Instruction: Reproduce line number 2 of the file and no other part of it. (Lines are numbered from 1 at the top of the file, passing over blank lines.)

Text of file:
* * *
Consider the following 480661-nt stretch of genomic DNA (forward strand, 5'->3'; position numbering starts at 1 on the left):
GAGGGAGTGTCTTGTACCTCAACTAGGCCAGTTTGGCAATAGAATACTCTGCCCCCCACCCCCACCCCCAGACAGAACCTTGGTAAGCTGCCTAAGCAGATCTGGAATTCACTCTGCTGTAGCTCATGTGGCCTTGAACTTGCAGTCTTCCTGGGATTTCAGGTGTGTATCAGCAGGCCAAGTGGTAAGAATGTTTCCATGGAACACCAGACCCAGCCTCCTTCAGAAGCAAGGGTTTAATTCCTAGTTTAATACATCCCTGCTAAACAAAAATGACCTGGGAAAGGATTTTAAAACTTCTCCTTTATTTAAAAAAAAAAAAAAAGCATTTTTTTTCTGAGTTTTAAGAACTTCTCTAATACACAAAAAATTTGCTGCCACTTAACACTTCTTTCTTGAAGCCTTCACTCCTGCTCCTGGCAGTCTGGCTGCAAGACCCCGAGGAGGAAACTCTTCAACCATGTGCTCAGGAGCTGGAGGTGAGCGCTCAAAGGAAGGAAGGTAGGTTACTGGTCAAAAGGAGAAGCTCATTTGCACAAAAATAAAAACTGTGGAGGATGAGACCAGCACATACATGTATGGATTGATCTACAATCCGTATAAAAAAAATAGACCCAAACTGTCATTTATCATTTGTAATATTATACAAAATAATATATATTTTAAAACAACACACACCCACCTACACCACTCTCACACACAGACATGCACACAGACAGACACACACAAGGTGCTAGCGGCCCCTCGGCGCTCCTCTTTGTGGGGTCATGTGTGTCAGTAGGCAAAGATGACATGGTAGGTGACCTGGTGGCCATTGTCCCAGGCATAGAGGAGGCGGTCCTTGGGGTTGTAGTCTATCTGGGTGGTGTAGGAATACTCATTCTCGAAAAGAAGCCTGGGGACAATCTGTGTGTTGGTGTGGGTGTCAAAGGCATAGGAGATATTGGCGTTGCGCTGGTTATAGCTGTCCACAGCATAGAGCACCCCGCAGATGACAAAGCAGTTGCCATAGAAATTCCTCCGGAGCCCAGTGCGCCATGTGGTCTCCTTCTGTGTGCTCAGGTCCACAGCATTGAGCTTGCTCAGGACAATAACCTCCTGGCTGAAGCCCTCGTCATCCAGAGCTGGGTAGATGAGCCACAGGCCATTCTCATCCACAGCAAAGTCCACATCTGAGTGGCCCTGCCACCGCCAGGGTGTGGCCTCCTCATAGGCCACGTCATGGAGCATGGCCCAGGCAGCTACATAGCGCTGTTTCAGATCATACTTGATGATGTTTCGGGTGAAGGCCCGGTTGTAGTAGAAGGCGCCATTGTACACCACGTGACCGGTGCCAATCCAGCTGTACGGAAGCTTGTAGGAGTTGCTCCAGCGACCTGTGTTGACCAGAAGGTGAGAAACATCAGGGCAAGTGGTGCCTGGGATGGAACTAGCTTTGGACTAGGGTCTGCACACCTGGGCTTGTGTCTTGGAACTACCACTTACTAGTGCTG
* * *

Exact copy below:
GAGGGAGTGTCTTGTACCTCAACTAGGCCAGTTTGGCAATAGAATACTCTGCCCCCCACCCCCACCCCCAGACAGAACCTTGGTAAGCTGCCTAAGCAGATCTGGAATTCACTCTGCTGTAGCTCATGTGGCCTTGAACTTGCAGTCTTCCTGGGATTTCAGGTGTGTATCAGCAGGCCAAGTGGTAAGAATGTTTCCATGGAACACCAGACCCAGCCTCCTTCAGAAGCAAGGGTTTAATTCCTAGTTTAATACATCCCTGCTAAACAAAAATGACCTGGGAAAGGATTTTAAAACTTCTCCTTTATTTAAAAAAAAAAAAAAAGCATTTTTTTTCTGAGTTTTAAGAACTTCTCTAATACACAAAAAATTTGCTGCCACTTAACACTTCTTTCTTGAAGCCTTCACTCCTGCTCCTGGCAGTCTGGCTGCAAGACCCCGAGGAGGAAACTCTTCAACCATGTGCTCAGGAGCTGGAGGTGAGCGCTCAAAGGAAGGAAGGTAGGTTACTGGTCAAAAGGAGAAGCTCATTTGCACAAAAATAAAAACTGTGGAGGATGAGACCAGCACATACATGTATGGATTGATCTACAATCCGTATAAAAAAAATAGACCCAAACTGTCATTTATCATTTGTAATATTATACAAAATAATATATATTTTAAAACAACACACACCCACCTACACCACTCTCACACACAGACATGCACACAGACAGACACACACAAGGTGCTAGCGGCCCCTCGGCGCTCCTCTTTGTGGGGTCATGTGTGTCAGTAGGCAAAGATGACATGGTAGGTGACCTGGTGGCCATTGTCCCAGGCATAGAGGAGGCGGTCCTTGGGGTTGTAGTCTATCTGGGTGGTGTAGGAATACTCATTCTCGAAAAGAAGCCTGGGGACAATCTGTGTGTTGGTGTGGGTGTCAAAGGCATAGGAGATATTGGCGTTGCGCTGGTTATAGCTGTCCACAGCATAGAGCACCCCGCAGATGACAAAGCAGTTGCCATAGAAATTCCTCCGGAGCCCAGTGCGCCATGTGGTCTCCTTCTGTGTGCTCAGGTCCACAGCATTGAGCTTGCTCAGGACAATAACCTCCTGGCTGAAGCCCTCGTCATCCAGAGCTGGGTAGATGAGCCACAGGCCATTCTCATCCACAGCAAAGTCCACATCTGAGTGGCCCTGCCACCGCCAGGGTGTGGCCTCCTCATAGGCCACGTCATGGAGCATGGCCCAGGCAGCTACATAGCGCTGTTTCAGATCATACTTGATGATGTTTCGGGTGAAGGCCCGGTTGTAGTAGAAGGCGCCATTGTACACCACGTGACCGGTGCCAATCCAGCTGTACGGAAGCTTGTAGGAGTTGCTCCAGCGACCTGTGTTGACCAGAAGGTGAGAAACATCAGGGCAAGTGGTGCCTGGGATGGAACTAGCTTTGGACTAGGGTCTGCACACCTGGGCTTGTGTCTTGGAACTACCACTTACTAGTGCTG